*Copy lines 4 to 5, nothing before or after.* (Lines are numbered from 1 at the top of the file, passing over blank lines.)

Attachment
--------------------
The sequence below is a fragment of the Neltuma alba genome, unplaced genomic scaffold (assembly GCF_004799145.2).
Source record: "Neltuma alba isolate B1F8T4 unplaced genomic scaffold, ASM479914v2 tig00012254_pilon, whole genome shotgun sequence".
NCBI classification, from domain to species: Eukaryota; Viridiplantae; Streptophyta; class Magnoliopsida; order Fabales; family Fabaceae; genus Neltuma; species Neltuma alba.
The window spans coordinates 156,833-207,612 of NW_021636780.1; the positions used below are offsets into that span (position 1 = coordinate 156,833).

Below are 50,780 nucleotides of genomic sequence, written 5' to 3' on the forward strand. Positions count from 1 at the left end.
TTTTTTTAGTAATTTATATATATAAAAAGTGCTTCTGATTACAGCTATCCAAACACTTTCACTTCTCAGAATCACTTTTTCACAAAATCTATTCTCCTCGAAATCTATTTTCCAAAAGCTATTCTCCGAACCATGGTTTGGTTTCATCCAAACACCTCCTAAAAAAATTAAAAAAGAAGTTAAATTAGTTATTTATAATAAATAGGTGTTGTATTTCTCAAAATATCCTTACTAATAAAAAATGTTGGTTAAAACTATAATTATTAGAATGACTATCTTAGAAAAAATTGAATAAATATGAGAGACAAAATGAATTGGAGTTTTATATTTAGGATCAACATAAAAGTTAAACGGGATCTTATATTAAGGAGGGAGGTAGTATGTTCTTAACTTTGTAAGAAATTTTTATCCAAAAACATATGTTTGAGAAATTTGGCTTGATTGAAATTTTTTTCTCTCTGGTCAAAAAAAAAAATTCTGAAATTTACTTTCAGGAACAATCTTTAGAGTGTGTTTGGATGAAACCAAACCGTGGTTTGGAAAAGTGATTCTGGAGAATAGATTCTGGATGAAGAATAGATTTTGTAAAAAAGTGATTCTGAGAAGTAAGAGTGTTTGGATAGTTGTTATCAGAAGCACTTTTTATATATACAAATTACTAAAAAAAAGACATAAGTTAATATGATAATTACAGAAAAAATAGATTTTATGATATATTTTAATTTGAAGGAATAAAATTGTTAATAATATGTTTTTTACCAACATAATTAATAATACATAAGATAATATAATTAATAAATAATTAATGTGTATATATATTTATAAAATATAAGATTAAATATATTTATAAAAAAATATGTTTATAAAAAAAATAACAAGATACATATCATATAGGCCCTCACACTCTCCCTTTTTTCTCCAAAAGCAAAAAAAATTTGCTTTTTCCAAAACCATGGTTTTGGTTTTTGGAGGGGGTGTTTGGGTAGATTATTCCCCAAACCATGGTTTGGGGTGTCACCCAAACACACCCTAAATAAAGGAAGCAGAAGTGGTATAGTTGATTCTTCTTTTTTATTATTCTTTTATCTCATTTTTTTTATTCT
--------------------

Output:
The window spans coordinates 156,833-207,612 of NW_021636780.1; the positions used below are offsets into that span (position 1 = coordinate 156,833).

Below are 50,780 nucleotides of genomic sequence, written 5' to 3' on the forward strand. Positions count from 1 at the left end.